Roengvoraphoj O, Eze C, Wijaya C, Dantes M, Taugner J, Tufman A, Huber RM, Bartenstein P, Belka C, Manapov F. How much primary tumor metabolic volume reduction is required to improve outcome in stage III NSCLC after chemoradiotherapy? A single-Centre experience. Eur J Nucl Med Mol Imaging. 2018;45:2103–9.

    PubMed  Article  PubMed Central  Google Scholar 

  12. 12.

    Manapov F, Roengvoraphoj O, Dantes M, Marschner S, Li M, Eze C. Pneumonitis in irradiated lungs after nivolumab: a brief communication and review of the literature. J Immunother. 2018;41:96–9.

    CAS  PubMed  PubMed Central  Google Scholar 

  13. 13.

    Borghaei H, Paz-Ares L, Horn L, Spigel DR, Steins M, Ready NE, Chow LQ, Vokes EE, Felip E, Holgado E. Nivolumab versus docetaxel in advanced nonsquamous non–small-cell lung cancer. N Engl J Med. 2015;373:1627–39.

    CAS  PubMed  PubMed Central  Article  Google Scholar 

  14. 14.

    Brahmer J, Reckamp KL, Baas P, Crinò L, Eberhardt WE, Poddubskaya E, Antonia S, Pluzanski A, Vokes EE, Holgado E. Nivolumab versus docetaxel in advanced squamous-cell non–small-cell lung cancer. N Engl J Med. 2015;373:123–35.

    CAS  PubMed  PubMed Central  Article  Google Scholar 

  15. 15.

    Mok TS, Wu Y-L, Kudaba I, Kowalski DM, Cho BC, Turna HZ, Castro G Jr, Srimuninnimit V, Laktionov KK, Bondarenko I. Pembrolizumab versus chemotherapy for previously untreated, PD-L1-expressing, locally advanced or metastatic non-small-cell lung cancer (KEYNOTE-042): a randomised, open-label, controlled, phase 3 trial. Lancet. 2019;393:1819–30.

    CAS  PubMed  Article  PubMed Central  Google Scholar 

  16. 16.

    Reck M, Rodríguez-Abreu D, Robinson AG, Hui R, Csőszi T, Fülöp A, Gottfried M, Peled N, Tafreshi A, Cuffe S. Pembrolizumab versus chemotherapy for PD-L1–positive non–small-cell lung cancer. N Engl J Med. 2016;375:1823–33.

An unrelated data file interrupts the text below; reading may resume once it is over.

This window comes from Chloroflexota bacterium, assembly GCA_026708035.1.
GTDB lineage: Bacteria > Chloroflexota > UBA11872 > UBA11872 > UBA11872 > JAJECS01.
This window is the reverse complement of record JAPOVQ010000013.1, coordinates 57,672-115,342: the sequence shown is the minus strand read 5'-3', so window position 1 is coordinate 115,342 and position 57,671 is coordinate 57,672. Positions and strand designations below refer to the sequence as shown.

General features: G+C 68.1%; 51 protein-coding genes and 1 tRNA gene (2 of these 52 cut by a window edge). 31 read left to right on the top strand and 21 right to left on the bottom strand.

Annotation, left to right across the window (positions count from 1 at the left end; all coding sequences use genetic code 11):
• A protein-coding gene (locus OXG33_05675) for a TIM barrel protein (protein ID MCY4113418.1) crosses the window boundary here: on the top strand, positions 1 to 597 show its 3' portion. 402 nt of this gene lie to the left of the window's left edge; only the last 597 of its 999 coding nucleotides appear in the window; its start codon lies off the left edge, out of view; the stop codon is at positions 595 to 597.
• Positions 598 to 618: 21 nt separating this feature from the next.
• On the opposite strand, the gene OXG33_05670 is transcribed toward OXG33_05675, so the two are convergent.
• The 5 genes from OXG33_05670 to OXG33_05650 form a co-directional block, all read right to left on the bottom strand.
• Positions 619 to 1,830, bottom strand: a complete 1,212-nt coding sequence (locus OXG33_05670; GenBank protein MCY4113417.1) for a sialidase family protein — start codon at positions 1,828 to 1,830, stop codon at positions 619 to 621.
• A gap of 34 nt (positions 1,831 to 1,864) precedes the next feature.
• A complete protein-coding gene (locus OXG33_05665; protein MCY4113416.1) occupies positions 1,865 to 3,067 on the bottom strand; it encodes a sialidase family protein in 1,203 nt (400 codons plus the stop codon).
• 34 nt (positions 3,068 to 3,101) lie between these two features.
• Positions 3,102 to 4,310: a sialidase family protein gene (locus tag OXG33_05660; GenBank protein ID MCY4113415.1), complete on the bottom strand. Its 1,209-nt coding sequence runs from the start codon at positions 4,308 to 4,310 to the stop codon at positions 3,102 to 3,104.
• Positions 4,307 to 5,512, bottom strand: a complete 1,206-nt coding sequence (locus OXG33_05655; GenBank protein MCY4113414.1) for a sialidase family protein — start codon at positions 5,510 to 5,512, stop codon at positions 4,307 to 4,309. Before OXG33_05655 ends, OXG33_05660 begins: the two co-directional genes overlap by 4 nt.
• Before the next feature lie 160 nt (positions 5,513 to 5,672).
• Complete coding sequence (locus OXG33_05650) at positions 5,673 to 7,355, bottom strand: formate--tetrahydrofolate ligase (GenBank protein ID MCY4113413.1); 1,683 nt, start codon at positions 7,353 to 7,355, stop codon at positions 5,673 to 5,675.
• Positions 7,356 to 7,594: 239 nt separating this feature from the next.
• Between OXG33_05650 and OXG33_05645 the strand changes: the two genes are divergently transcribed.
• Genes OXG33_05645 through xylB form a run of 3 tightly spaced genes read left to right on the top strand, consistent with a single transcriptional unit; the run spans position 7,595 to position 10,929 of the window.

CAS  Article  Google Scholar 

  17. 17.

    Borghaei H, Langer CJ, Gadgeel S, Papadimitrakopoulou VA, Patnaik A, Powell SF, Gentzler RD, Martins RG, Stevenson JP, Jalal SI. 24-month overall survival from KEYNOTE-021 cohort G: Pemetrexed and carboplatin with or without Pembrolizumab as first-line therapy for advanced nonsquamous non–small cell lung Cancer. J Thorac Oncol. 2019;14:124–9.

    PubMed  Article  CAS  PubMed Central  Google Scholar 

  18. 18.

    Gandhi L, Rodríguez-Abreu D, Gadgeel S, Esteban E, Felip E, De Angelis F, Domine M, Clingan P, Hochmair MJ, Powell SF. Pembrolizumab plus chemotherapy in metastatic non–small-cell lung cancer. N Engl J Med. 2018;378:2078–92.

    CAS  PubMed  Article  PubMed Central  Google Scholar 

  19. 19.

    Paz-Ares L, Luft A, Vicente D, Tafreshi A, Gümüş M, Mazières J, Hermes B, Çay Şenler F, Csőszi T, Fülöp A. Pembrolizumab plus chemotherapy for squamous non–small-cell lung cancer. N Engl J Med. 2018;379:2040–51.

    CAS  PubMed  Article  PubMed Central  Google Scholar 

  20. 20.

    Socinski MA, Jotte RM, Cappuzzo F, Orlandi F, Stroyakovskiy D, Nogami N, Rodríguez-Abreu D, Moro-Sibilot D, Thomas CA, Barlesi F. Atezolizumab for first-line treatment of metastatic nonsquamous NSCLC. N Engl J Med. 2018;378:2288–301.

    CAS  PubMed  Article  PubMed Central  Google Scholar 

  21. 21.

    Fehrenbacher L, Spira A, Ballinger M, Kowanetz M, Vansteenkiste J, Mazieres J, Park K, Smith D, Artal-Cortes A, Lewanski C. Atezolizumab versus docetaxel for patients with previously treated non-small-cell lung cancer (POPLAR): a multicentre, open-label, phase 2 randomised controlled trial. Lancet. 2016;387:1837–46.

    CAS  PubMed  Article  PubMed Central  Google Scholar 

  22. 22.

    Yi M, Jiao D, Xu H, Liu Q, Zhao W, Han X, Wu K. Biomarkers for predicting efficacy of PD-1/PD-L1 inhibitors. Mol Cancer. 2018;17:129.

    PubMed  PubMed Central  Article  CAS  Google Scholar 

  23. 23.

    Mino-Kenudson M. Programmed cell death ligand-1 (PD-L1) expression by immunohistochemistry: could it be predictive and/or prognostic in non-small cell lung cancer? Cancer Biol Med. 2016;13:157.

    CAS  PubMed  PubMed Central  Article  Google Scholar 

  24. 24.

    Wang W, Green M, Rebecca Liu J, Lawrence TS, Zou W. CD8+ T Cells in Immunotherapy, Radiotherapy, and Chemotherapy. In: Zitvogel L, Kroemer G. (eds) Oncoimmunology. Cham: Springer; 2018. https://doi.org/10.1007/978-3-319-62431-0_3.

    Google Scholar 

  25. 25.

    Marciscano AE, Haimovitz-Friedman A, Lee P, Tran PT, Tomé WA, Guha C, Sahgal A, El Naqa I, Rimner A, Marks LB. Immunomodulatoryeffects of stereotactic body radiation therapy: preclinical insights and clinical opportunities. Int J Radiat Oncol Biol Phys. (2019). https://doi.org/10.1016/j.ijrobp.2019.02.046. [Epub ahead of print].

  26. 26.